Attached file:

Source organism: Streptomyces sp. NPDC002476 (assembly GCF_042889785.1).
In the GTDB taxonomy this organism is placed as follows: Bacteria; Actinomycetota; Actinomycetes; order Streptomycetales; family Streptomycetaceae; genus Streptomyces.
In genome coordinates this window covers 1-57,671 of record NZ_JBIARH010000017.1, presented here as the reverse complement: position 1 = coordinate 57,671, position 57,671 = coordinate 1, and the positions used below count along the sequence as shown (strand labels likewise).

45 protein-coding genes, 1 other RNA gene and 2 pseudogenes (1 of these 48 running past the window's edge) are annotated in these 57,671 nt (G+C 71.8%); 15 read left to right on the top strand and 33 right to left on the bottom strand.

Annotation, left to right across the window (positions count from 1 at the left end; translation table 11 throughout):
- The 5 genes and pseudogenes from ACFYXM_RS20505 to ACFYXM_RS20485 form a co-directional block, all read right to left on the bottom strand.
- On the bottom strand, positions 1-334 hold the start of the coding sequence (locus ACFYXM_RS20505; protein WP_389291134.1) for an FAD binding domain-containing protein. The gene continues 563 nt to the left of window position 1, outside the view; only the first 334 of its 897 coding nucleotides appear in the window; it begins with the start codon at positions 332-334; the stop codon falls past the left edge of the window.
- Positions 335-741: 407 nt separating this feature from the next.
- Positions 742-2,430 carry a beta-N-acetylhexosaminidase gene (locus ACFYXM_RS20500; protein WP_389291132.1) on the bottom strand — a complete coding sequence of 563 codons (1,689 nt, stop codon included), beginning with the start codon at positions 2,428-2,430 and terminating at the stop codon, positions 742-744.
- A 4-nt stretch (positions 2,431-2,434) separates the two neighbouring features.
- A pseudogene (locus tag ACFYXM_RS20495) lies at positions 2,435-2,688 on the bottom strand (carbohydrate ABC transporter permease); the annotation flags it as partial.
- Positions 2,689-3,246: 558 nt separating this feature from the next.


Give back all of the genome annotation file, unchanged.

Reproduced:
Source organism: Streptomyces sp. NPDC002476 (assembly GCF_042889785.1).
In the GTDB taxonomy this organism is placed as follows: Bacteria; Actinomycetota; Actinomycetes; order Streptomycetales; family Streptomycetaceae; genus Streptomyces.
In genome coordinates this window covers 1-57,671 of record NZ_JBIARH010000017.1, presented here as the reverse complement: position 1 = coordinate 57,671, position 57,671 = coordinate 1, and the positions used below count along the sequence as shown (strand labels likewise).

45 protein-coding genes, 1 other RNA gene and 2 pseudogenes (1 of these 48 running past the window's edge) are annotated in these 57,671 nt (G+C 71.8%); 15 read left to right on the top strand and 33 right to left on the bottom strand.

Annotation, left to right across the window (positions count from 1 at the left end; translation table 11 throughout):
- The 5 genes and pseudogenes from ACFYXM_RS20505 to ACFYXM_RS20485 form a co-directional block, all read right to left on the bottom strand.
- On the bottom strand, positions 1-334 hold the start of the coding sequence (locus ACFYXM_RS20505; protein WP_389291134.1) for an FAD binding domain-containing protein. The gene continues 563 nt to the left of window position 1, outside the view; only the first 334 of its 897 coding nucleotides appear in the window; it begins with the start codon at positions 332-334; the stop codon falls past the left edge of the window.
- Positions 335-741: 407 nt separating this feature from the next.
- Positions 742-2,430 carry a beta-N-acetylhexosaminidase gene (locus ACFYXM_RS20500; protein WP_389291132.1) on the bottom strand — a complete coding sequence of 563 codons (1,689 nt, stop codon included), beginning with the start codon at positions 2,428-2,430 and terminating at the stop codon, positions 742-744.
- A 4-nt stretch (positions 2,431-2,434) separates the two neighbouring features.
- A pseudogene (locus tag ACFYXM_RS20495) lies at positions 2,435-2,688 on the bottom strand (carbohydrate ABC transporter permease); the annotation flags it as partial.
- Positions 2,689-3,246: 558 nt separating this feature from the next.